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Mechanisms of Leptin and Ghrelin Action on Maturation and Functions of Dendritic Cells

E. G. Orlova1,a*, S. V. Shirshev1, and O. A. Loginova1

1Perm Federal Research Center, Institute of Ecology and Genetics of Microorganisms, Ural Branch of the Russian Academy of Sciences, 614081 Perm, Russia

* To whom correspondence should be addressed.

Received July 3, 2018; Revised September 17, 2018; Accepted September 17, 2018
Molecular mechanisms of the immunomodulatory effects of leptin and ghrelin in concentrations typical for pregnancy on the maturation and functional activity of dendritic cells (DCs) generated from the peripheral blood monocytes of women are investigated. The presence of leptin during DC maturation did not affect the levels of CD83+CD1c+, CD86+CD1c+, and HLA-DR+CD1c+ DCs, but increased the amount and the activity of the enzyme indoleamine 2,3-dioxygenase (IDO). Cell culturing in the presence of ghrelin or combination of leptin and ghrelin reduced the percentage of CD86+CD1c+ DCs but did not affect the levels of CD83+CD1c+ and HLA-DR+CD1c+ DCs. In addition, ghrelin reduced the number of IDO molecules without affecting its activity. Simultaneous presence of leptin and ghrelin increased induced IDO activity without affecting the amount of the enzyme in DCs. The effects of leptin and ghrelin on the investigated functions of DCs in some cases correlated with high levels of cAMP. New mechanisms for leptin and ghrelin regulation of tolerogenic functions of DCs in pregnancy are proposed.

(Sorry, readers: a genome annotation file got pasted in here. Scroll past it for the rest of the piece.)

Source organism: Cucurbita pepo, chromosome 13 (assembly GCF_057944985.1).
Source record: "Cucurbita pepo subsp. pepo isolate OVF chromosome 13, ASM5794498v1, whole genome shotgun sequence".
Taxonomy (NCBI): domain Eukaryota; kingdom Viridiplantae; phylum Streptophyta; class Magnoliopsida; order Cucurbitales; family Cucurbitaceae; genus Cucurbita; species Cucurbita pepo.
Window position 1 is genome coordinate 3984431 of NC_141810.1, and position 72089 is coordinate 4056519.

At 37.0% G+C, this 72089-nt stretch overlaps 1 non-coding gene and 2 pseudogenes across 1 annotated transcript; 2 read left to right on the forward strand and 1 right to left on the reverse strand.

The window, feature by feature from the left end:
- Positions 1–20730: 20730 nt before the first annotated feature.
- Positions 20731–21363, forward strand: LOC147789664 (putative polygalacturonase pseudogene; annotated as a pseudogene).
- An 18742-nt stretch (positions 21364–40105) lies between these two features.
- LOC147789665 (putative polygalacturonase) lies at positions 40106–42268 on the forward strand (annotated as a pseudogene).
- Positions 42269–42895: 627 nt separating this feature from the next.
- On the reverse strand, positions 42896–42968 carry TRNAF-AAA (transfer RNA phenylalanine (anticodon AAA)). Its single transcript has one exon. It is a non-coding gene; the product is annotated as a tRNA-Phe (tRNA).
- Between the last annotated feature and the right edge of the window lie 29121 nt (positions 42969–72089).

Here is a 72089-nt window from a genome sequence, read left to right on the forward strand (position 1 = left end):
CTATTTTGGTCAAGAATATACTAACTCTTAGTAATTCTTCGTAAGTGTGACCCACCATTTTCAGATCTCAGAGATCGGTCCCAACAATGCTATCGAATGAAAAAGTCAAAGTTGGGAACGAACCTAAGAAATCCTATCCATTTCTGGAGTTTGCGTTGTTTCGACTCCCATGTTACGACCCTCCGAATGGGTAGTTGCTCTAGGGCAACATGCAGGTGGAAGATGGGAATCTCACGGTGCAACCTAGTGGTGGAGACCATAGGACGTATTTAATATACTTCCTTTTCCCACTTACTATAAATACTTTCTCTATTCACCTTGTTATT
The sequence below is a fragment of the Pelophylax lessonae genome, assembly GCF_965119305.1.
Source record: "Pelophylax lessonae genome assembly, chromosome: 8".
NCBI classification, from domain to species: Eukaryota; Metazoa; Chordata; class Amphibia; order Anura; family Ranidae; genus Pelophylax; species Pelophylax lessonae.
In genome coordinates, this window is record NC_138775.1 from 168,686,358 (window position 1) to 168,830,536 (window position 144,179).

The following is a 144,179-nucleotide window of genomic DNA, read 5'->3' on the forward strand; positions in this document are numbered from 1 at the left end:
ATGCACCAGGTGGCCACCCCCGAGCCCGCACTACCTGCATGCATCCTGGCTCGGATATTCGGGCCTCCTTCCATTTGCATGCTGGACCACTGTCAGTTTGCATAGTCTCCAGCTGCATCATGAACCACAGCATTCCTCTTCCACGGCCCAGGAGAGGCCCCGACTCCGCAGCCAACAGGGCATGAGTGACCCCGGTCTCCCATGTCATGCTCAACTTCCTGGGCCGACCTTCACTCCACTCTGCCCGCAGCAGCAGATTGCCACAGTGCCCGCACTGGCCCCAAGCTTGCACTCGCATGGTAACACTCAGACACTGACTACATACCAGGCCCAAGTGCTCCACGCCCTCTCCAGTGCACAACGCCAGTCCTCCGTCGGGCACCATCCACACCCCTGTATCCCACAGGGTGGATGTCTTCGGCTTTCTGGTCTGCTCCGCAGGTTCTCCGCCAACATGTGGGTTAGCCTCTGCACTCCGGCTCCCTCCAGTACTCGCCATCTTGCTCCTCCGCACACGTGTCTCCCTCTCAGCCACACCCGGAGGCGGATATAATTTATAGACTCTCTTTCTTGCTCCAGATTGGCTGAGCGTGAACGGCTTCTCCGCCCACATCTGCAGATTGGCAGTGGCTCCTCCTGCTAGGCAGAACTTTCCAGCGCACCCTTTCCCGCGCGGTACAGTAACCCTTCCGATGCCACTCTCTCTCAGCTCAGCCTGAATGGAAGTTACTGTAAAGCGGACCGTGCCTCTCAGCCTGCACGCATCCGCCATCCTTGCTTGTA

KEY WORDS: leptin, ghrelin, pregnancy, dendritic cells, IDO, cAMP

DOI: 10.1134/S0006297919010012

Abbreviations: AC, adenylate cyclase; AMPK, AMP-activated protein kinase; CaM, calmodulin; cAMP, 3′,5′-cyclic adenosine monophosphate; CDs, clusters of differentiation, molecule expressed on the surface of immune system cells; CREB, cAMP response element-binding (CRE); DAG, diacylglycerol; DC, dendritic cell; Epac, exchange protein directly activated by cAMP; ERK, extracellular signal-regulated kinase; GHS-R, receptor of ghrelin; HLA-DR, human leukocyte antigen DR; IDO, indoleamine 2,3-dioxygenase; IL, interleukin; IP3, inositol 1,4,5-triphosphate; ITIM2, immunoreceptor tyrosine-based inhibitory motifs 2; JAK, Janus kinase; JNK, c-Jun N-terminal kinase; LepR, receptor of leptin; LPS, lipopolysaccharide; MAPK, mitogen-activated protein kinase; MyD88, myeloid differentiation primary response 88; NF-κB, nuclear factor kappa-light-chain-enhancer of activated B cells; p38MAPK, p38 mitogen-activated protein kinase; PDE3B, phosphodiesterase 3B; PI3K, phosphoinositide 3-kinase; PIP2, phosphatidylinositol 4,5-bisphosphate; PKA, protein kinase A; PKB(Akt), protein kinase B; PKC, protein kinase C; PLC, phospholipase C; SOCS3, suppressors of cytokine signaling 3; STAT3, signal transducer and activator of transcription-3; TLR-4, Toll-like receptor-4.

Dendritic cells (DCs) are the main antigen-presenting cells which initiate and direct the immune response. The maturity and functional activity of DCs determine the direction of naive CD4+ T helper (Th) differentiation and the type of immune response, contributing both to the activation of effector T cells against foreign agents and immune response inhibition via potentiating the generation of inducible regulatory T cells (iTreg) that determine the tolerance [1, 2].

Pregnancy is an exciting example of tolerance development by the mother’s immune system toward the semiallogenic fetus that occurs with the preservation of protective properties of mother’s organism as a whole [3]. During normal pregnancy, the proportion of immature DCs capable of inducing the state of immune tolerance increases in the peripheral blood [1, 3]. These cells are characterized by reduced expression of costimulatory/coactivator molecules (CD40, CD80, CD83, CD86), high levels of production of anti-inflammatory cytokines [interleukin (IL)-10 and transforming growth factor-β1 (TGF-β1)], and increased activity of the enzyme indolamine-2,3-dioxygenase (IDO) [1-3]. Tolerogenic (immature) DCs inhibit T cell response via promoting generation of iTreg cells and reducing the level of T helpers producing IL-17 (Th17), thereby causing anergy and apoptosis of cytotoxic T cells [3].